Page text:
Was the flower of the violet named after a color or are purple violets so lovely that the color was named after them? That's probably something we'll never know, but one thing for sure is that the violet is a much-admired little blossom.
Four states have chosen the violet as their state flower, and while the only state that has declared the Purple Violet as its emblem is Illinois, New Jersey and Rhode Island have both chosen the Violet as their state flower and the state flower of Wisconsin is the Wood Violet (also purple!).
Oddly enough, the flower most commonly called a violet, the African Violet, isn't a true violet at all! African Violets are Gesneriads and members of the genus, Saintpaulis. They usually are grown as houseplants while true violets are planted outdoors.
Growing violets is a surprise and a pleasure. Tiny perennials re-emerge each year in unexpected places and even some annual cultivars "volunteer" to return for a second season. Plant them in a well-drained area with soil rich in decayed manure and organic matter and they'll delight you with whimsy throughout the summer.
Depending on location, violets bloom as early as mid to late March, early April at latest, and last through mid-summer. As an early spring flower, violets are able to use the filtered sunlight that shines through the barren branches of deciduous trees to ripen their crowns and produce their vivid blooms and rich foliage.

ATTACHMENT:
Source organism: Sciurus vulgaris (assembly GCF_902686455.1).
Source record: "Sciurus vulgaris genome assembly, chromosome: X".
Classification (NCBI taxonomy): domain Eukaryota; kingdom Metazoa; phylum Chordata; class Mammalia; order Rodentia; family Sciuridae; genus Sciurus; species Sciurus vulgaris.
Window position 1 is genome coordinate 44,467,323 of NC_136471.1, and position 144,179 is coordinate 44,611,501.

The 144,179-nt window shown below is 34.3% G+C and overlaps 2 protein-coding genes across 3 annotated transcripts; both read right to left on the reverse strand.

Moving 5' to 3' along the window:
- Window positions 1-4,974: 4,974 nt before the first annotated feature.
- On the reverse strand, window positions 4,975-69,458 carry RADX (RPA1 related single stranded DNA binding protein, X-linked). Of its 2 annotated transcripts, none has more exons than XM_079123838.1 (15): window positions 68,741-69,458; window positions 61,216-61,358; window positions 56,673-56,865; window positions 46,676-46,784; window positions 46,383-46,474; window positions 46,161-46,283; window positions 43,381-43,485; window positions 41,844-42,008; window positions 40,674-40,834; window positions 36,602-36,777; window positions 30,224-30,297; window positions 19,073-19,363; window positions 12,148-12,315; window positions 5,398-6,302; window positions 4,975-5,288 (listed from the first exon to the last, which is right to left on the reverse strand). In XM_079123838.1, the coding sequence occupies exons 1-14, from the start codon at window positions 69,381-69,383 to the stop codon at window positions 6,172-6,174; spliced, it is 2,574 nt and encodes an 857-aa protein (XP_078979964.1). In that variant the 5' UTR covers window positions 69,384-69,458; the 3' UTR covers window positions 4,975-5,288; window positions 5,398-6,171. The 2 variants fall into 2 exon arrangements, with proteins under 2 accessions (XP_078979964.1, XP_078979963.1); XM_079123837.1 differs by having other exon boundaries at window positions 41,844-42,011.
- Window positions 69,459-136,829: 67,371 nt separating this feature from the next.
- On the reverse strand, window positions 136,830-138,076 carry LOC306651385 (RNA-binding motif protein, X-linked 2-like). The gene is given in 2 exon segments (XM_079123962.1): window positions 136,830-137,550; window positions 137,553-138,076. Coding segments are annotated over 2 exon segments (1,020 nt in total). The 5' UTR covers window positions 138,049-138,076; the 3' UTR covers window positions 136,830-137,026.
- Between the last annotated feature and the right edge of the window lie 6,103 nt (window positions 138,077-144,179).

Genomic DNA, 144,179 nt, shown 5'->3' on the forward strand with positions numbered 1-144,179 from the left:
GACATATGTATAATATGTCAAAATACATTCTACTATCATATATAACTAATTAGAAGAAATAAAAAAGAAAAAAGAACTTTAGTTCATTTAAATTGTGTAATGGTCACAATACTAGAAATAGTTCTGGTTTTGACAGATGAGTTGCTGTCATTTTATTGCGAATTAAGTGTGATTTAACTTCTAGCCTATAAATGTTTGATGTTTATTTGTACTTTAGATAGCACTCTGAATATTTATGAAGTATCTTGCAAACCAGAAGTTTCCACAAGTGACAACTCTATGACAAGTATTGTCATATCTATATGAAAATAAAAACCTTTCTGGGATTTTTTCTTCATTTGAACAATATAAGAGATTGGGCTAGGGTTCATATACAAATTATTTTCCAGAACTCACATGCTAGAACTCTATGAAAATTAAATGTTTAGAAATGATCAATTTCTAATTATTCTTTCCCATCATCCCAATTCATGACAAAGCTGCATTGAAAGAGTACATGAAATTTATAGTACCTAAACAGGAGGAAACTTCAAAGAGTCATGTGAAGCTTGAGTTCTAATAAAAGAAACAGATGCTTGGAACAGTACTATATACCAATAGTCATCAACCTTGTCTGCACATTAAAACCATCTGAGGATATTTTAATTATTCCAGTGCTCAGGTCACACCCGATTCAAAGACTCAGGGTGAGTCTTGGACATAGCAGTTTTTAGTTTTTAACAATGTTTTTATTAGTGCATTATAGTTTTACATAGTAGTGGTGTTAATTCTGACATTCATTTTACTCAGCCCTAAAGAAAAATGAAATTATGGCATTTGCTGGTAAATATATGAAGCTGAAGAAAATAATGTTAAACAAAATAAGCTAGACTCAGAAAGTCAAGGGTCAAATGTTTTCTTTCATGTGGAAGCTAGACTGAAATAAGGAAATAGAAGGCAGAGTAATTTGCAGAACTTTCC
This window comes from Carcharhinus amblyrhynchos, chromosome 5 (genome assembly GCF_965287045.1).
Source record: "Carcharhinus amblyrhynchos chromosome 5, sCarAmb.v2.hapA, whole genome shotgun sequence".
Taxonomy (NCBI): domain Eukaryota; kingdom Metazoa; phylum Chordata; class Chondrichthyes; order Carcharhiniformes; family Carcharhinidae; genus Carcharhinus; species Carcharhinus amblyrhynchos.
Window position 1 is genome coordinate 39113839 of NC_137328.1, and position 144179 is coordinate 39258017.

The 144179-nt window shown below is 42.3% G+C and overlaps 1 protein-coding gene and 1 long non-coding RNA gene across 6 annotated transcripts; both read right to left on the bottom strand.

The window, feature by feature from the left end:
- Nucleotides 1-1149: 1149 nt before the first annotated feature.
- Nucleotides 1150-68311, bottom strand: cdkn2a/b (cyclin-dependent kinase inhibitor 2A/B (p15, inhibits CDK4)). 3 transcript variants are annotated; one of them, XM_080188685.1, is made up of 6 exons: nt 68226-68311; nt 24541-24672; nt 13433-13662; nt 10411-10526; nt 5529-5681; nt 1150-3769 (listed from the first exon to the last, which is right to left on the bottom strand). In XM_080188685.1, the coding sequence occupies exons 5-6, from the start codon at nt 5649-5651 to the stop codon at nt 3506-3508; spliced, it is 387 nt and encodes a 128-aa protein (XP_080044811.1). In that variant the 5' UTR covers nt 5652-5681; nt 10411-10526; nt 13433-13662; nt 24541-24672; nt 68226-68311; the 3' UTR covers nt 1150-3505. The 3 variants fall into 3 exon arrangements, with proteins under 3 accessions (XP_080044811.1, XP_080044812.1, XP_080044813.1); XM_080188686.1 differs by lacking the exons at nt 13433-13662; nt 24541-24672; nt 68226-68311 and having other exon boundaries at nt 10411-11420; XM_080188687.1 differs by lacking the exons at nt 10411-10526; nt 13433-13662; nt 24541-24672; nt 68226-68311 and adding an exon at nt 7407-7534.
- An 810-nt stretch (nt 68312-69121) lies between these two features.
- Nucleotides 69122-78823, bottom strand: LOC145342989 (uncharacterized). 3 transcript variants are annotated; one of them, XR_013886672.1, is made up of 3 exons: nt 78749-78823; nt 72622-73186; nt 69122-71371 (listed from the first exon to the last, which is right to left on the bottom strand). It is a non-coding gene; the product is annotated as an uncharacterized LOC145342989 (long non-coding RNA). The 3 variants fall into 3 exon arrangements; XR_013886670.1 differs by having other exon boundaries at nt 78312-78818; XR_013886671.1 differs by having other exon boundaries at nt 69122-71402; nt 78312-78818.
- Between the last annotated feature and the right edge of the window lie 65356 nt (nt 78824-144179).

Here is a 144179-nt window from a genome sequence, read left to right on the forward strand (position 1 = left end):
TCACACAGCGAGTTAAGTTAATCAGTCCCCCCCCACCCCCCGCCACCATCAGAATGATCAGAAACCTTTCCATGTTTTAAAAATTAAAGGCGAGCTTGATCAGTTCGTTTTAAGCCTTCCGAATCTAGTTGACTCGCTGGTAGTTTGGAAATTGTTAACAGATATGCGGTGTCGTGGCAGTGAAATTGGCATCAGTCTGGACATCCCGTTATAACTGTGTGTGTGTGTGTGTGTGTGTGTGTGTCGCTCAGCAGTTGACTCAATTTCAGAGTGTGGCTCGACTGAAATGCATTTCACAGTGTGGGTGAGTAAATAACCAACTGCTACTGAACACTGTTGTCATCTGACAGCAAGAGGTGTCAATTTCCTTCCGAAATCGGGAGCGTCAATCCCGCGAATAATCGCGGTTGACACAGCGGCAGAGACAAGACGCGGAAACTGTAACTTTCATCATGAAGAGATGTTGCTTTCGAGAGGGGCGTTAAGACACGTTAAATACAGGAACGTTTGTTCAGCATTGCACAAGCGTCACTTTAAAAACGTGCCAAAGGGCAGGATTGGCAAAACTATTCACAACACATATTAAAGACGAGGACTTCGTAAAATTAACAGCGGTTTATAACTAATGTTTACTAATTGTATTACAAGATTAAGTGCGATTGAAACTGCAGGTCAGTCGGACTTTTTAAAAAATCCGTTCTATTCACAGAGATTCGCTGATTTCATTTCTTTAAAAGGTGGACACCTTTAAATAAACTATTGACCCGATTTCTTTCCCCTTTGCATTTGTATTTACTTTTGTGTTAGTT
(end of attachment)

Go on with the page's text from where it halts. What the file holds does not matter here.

The first flower of spring, you'll find wild violets in backyards, front lawns, and forests. They are equally at home in areas that range from wetlands to woods and also are found intermingling with tall prairie grasses as well. If you've missed seeing the wild violet on your walks, when you're out and about in mid-April, bend down close to any grassy patch and you'll likely see this sweet purple flower as it rests among blades of new grass.
The wild violet is a stemless viola with flowers that blooms from the crown of the plant and leaves that bloom on separate stems. One of the traits of stemless violets is that the flower stem contains no leaves at all, which might lead you to wonder why they aren't called "leafless" violets instead of 'stemless". Both leaves and flowers grow from the crown on separate, short stems.
Heart-shaped leaves distinguish true violet flowers, although one wild violet, the round-leafed yellow violet is notable for its round leaves. Many varieties of pansies have rounded and some elongated leaves.
Oddly enough, the flower of the violet is often noted for its azure tint, as in the poem "Roses are red, violets are blue". Poetry is filled with references to their azure color. In truth, the violet ranges from the palest lavender to the inkiest indigo, depending on what variety you're sweet on.
However, violets are also purple, orange, white, pink, and so on! Violet is the familiar name for members of the Violaceae family in the viola genus. Violet species number over 200 and include pansies and johnny-jump-ups as well as the many varieties of flowers with "violet" in their names. In fact, because of hybridization, some violets, like johnny-jump-ups and many pansies are two and three-colors as well. Still, as we walk through the woods, the wild violet that surprises us with its bright purple display is the sweetest violet of all!
Speaking of sweets, one of the most interesting bits of information about violets is that they are completely edible and have been used both as sweets and as herbal remedies for centuries. The violet is still often candied and used for decorating cakes and pastries.